How to deal with the Series A crunch

Since CBInsights released its report in December, conversations have accelerated about the pending “Series A Crunch.” With headlines declaring that more than 1,000 seeded startups will soon be orphaned, it’s only natural that startups are concerned about the future funding landscape.

While experts may differ on the implications or severity of the Series A Crunch, the numbers provided by CBInsights are straightforward. Seed financing grew from 89 fundings in Q1 2009 to more than 500 in Q3 2012. However, Series A fundings have remained fairly stable over this time. That means there are a lot more seeded startups out there: an excess demand for a limited supply of Series A financings.

I recently had lunch with an entrepreneur who asked what he should do. As I’m assuming this is a common question heard in huddled discussions in offices from San Francisco to Boston, here’s my advice on how to navigate today’s financing waters:

If you haven’t raised your seed round yet…

If you’re looking to raise your seed round, aim for more money than you had originally planned. Traditionally, I’ve advised startups to raise enough money to sustain them for 18 months. However, you should lengthen your runway in anticipation of having a harder time closing a Series A round. Startups should now be looking for seed funding to last them 24-36 months. For example, a startup of mine just raised a $3 million seed round.

In addition to looking for a large seed round, startups may need to put more thought into who’s funding them. For starters, it’s important to avoid party rounds in this kind of environment. Not having a lead investor in your seed round can make it tougher to pull together a bridge round or follow-on financing down the road, since no single investor feels in charge or vested in your success.

Do your homework on potential investors. You’ll increase your chances of getting funded beyond the seed round if you take money from VCs that are known to be patient investors and have enough funds reserved for follow-on investments. As an example, Version One has more than 50% of its funds reserved for follow-on financing.

If you have raised your seed round and are trying to raise a Series A round in the next 6-12 months

If you fall into this category, you should know that plenty of companies are raising Series A funds. However, you’ll most likely see more competition over the next year.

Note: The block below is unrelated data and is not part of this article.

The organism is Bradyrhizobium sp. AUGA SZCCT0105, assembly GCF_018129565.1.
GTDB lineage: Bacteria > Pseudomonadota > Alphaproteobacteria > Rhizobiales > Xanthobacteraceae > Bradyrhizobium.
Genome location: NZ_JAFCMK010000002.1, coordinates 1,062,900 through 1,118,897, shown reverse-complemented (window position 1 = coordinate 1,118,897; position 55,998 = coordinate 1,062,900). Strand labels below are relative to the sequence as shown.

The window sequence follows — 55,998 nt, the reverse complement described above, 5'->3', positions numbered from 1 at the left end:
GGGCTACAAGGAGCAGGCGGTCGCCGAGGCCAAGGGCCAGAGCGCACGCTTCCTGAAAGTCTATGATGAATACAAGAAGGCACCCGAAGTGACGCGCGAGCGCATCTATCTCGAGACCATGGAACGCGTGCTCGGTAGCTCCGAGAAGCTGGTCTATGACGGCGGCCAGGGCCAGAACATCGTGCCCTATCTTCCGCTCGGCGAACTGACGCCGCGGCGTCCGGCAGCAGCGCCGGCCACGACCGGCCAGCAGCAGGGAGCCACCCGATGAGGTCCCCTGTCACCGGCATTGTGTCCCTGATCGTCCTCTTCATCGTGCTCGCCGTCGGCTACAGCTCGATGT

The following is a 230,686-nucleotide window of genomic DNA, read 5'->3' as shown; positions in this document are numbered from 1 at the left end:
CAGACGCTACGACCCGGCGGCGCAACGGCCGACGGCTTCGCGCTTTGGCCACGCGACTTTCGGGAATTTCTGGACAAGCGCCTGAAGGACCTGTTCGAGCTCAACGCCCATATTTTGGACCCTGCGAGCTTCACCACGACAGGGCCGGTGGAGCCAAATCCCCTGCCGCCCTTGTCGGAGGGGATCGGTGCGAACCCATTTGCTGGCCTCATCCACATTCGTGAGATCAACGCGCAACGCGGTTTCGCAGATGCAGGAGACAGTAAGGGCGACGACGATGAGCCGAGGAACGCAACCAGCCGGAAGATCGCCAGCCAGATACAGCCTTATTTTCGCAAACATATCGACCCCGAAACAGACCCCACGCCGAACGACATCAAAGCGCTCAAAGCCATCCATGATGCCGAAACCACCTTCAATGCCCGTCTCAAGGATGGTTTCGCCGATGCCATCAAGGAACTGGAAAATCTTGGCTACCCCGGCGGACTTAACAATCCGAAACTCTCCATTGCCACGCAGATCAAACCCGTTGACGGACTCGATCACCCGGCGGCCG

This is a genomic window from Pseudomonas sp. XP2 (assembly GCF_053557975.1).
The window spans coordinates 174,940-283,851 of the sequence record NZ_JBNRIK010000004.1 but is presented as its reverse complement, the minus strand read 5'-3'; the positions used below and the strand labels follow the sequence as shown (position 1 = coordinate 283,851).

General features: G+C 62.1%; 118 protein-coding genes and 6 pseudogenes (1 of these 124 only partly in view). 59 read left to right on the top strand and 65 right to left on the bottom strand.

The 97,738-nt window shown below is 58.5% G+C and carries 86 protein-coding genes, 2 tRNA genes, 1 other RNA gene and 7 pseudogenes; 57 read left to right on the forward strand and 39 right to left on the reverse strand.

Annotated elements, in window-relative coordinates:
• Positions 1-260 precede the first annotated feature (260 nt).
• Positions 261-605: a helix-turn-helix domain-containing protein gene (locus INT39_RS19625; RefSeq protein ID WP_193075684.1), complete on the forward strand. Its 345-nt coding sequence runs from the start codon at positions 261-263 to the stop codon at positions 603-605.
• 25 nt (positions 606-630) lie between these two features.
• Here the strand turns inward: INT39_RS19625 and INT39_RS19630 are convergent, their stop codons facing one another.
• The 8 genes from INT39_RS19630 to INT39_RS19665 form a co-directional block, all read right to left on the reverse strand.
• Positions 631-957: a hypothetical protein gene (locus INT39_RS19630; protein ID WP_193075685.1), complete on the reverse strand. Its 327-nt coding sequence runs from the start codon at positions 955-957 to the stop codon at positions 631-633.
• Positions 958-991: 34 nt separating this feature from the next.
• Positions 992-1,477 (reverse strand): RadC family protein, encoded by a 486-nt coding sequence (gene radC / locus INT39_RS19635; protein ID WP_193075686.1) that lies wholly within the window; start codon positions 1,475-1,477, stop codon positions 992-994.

Your first step should be an honest assessment of your company’s chances to get Series A financing. Ask for brutally honest feedback from your seed round investors, advisors, and any other investors you know and trust.

The Series A Crunch has been compared to Darwinian natural selection, thinning out the weaker startups. In this environment, the startups that will struggle the most to get Series A financing will either:

a) Not have enough traction

b) Not have the right team

c) Not have a large enough market

So, if you find yourself falling into one of the three categories above, what can you do? Your chances will be rather limited to close a Series A deal – as a result, you need to get creative:

1. Lengthen your runway by cutting your burn rate: You’ll need to give yourself enough time to get to profitability or get traction in the market. Take a close look at your burn rate and determine where you can make cuts. Do you need to cut salaries or head count and start sharing office space?

2. Look for alternative sources of capital: VCs are not the only game in town and it is possible to fund your company without them. For example, look for strategic investors or another angel round. I even heard of one startup who successfully raised money from its suppliers.

Final thoughts
With more companies seeking Series A financing this year, it’s time to get smart. It may go without saying but the more runway you have, the greater your opportunity to gain traction and attract funds. Don’t be discouraged by talk of the Series A Crunch, but be realistic about your situation and plan accordingly.

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  • http://twitter.com/JoshMullineaux JoshMullineaux

    Excellent article and some practical advice on how to think about the crunch and why it’s real. I’ve been telling my friends who are about to raise seed rounds to think about raising larger rounds as well. One piece that will be interesting to watch in the coming months/years is what happens to the talent pool? If the series A crunch is bad enough does that mean the talent crunch becomes less of an issue?